Google’s PC Police Algorithm

Toxic_WordsThe PC police are expanding watch over the Internet. No longer will you have true freedom of speech, as Google and other search engines are working to block your toxic words from being published.

I tested Google’s new algorithm to see if my word choices would be blocked. Here is a sentence I wrote that was 2% likely to be perceived as toxic.

“Those who accept media bias without consideration find themselves following unhealthy trends.”

I then decided to make the comment more opinionated to grab the attention of the reader and found my words were 97% likely to be perceived as toxic.

“Those who accept media bias without consideration find themselves following idiots.”

Here is the winning version of my statement that was 0% likely to be perceived as toxic.

“Those who accept media bias without consideration find themselves following trends.”

I next tried a few religious comments. The following statement was 34% likely to be perceived as toxic.

“Shows about Jews should be banded from the media.”

After correcting the word “banded” to “band” the statement was 18% likely to be perceived as toxic.

“Shows about Jews should be band from the media.”

I then switched out the word “Jews” to “Muslim” and then “Christian,” which dropped the likeliness of the statement to be perceived as toxic to 1% for each.

It was apparent that the algorithm used was based on machine learning, which draws from biased news sources. The more sources stating that certain words are toxic, the greater the bias being policed becomes.

In other words, if you fill the Internet with documents, stories and news briefs stating how hateful the word “gismo” is, you’ll actually shift the algorithm to determine that the use of the word is toxic.

While its unlikely a group of caring people will produce 20 million articles using the word “gismo” as a hate word to change algorithm results, some might consider sidelining their competition by turning their important phrases into hate words.

I think we’re at a turning point and need to leave ethical and moral decisions to man, not machines. Then again, can you really trust them?

© 2017 by CJ Powers

The Death of Neutrality and the Assertiveness of Wonder

pexels-photo-27802I’ve learned a hard lesson over the past couple of weeks. It started with a memo I wrote filled with facts that executives could ponder for the sake of future consideration and direction. I thought the neutrality of the topic allowed the leadership team to look at the information as raw data without any preconceived filters biasing their vision. Instead they assumed that because it wasn’t slanted toward their predisposed notion, it must be against their directive. I was condemned with a very angry pushback.

A recent blog post on how to filter out facts from feelings received the same negative pushback. Some who saw the post as an opposing view distorted my neutral stance. The result was several personal attacks on me from people who didn’t even acknowledge my point of separating fact from feelings before we make condemning comments on heated issues. They overlooked the entire point for the sake of falsely leveraging the neutral post to their opposition so they could slam their biased statement in retaliation.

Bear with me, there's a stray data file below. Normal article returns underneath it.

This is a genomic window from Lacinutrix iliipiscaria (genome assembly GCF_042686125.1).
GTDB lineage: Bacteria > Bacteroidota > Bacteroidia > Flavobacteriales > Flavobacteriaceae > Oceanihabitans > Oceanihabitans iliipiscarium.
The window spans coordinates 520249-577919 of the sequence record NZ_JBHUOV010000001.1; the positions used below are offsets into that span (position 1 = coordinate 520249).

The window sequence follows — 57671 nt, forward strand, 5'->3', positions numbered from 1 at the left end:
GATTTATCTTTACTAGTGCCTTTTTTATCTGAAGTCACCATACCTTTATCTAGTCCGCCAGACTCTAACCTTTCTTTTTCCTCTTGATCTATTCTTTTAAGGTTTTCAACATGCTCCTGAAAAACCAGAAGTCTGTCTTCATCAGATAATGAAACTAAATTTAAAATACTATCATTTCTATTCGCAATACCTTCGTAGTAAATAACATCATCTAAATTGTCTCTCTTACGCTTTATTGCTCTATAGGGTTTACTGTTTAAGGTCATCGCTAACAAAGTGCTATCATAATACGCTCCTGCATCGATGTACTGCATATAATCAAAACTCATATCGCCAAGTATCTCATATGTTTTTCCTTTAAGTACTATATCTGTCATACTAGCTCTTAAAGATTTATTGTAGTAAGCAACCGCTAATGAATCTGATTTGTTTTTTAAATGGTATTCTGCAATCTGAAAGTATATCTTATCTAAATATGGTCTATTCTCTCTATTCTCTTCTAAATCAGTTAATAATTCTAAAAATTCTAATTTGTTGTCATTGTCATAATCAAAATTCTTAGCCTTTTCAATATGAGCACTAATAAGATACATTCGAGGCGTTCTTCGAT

Neutrality is no longer neutral, but instead is a tool for the aggressive to use as a launching point of opposition to spread their ideas. They push back off of the neutral to make an exaggerated contrasting statement—making a middle of the road balanced viewpoint look skewed. They disfigure the neutrality until their distorted viewpoint appears to be normal.

Historical writings reveal civil wars rising within similar polarized societies. The volatile aura created by people who push their ideas before understanding the opposition’s perspective fuels that fire. Battles ensue based on the society’s rights to secure their way of life without regard to the rights of others.

Since neutrality is no longer a safe haven, but a tool for everyone to leverage, we are forced to pick sides. Or, are we?

I’m a firm believer that when people focus on the wonders of our world, they are less likely to participate in the destruction of it. Wonder is a healthy and wholesome emotion that cannot live next to the lust for destruction. When we focus on the awesome and humble, there is little room to consider the angry rampages of distorted thinking. We become focused on the inspiring.

Denise Leverton wrote in her statement on poetics, “Insofar as poetry has a social function it is to awaken sleepers by other means than shock.”

The darker films, television and books are filled with story elements that shock audiences to consider new viewpoints, the more we need art to explore wonders within our world that shifts our focus back to balanced views. The only thing that can bring balance back to society is the illumination of the wonders that we’ve overlooked.

When we as a people are faced with the ugly and painful for an extended period of time, we begin to think hope no longer exists. A recent song by Zayn and Taylor Swift for Fifty Shades Darker reveals the distorted perspective in its lyrics, “I don’t wanna live forever, ’cause I know I’ll be living in vain.”

Our society once treasured that living forever was a good thing because it held the hope for a future utopia that was just around the corner. But with the “church” and the arts conforming to our dark society rather than reminding others of the wonders that surround us, people have lost touch of a hope that can unite those with opposing viewpoints.

Therefore, I’m going to look for ways to bring wonder back into society. I want to find new wholesome forms of entertainment that gives a glimpse into what that hope filled life might look like. I want to give people a taste of a future that is fulfilling and fun, taking them away from our dark society for a time of pondering the possibilities.

Copyright © 2017 by CJ Powers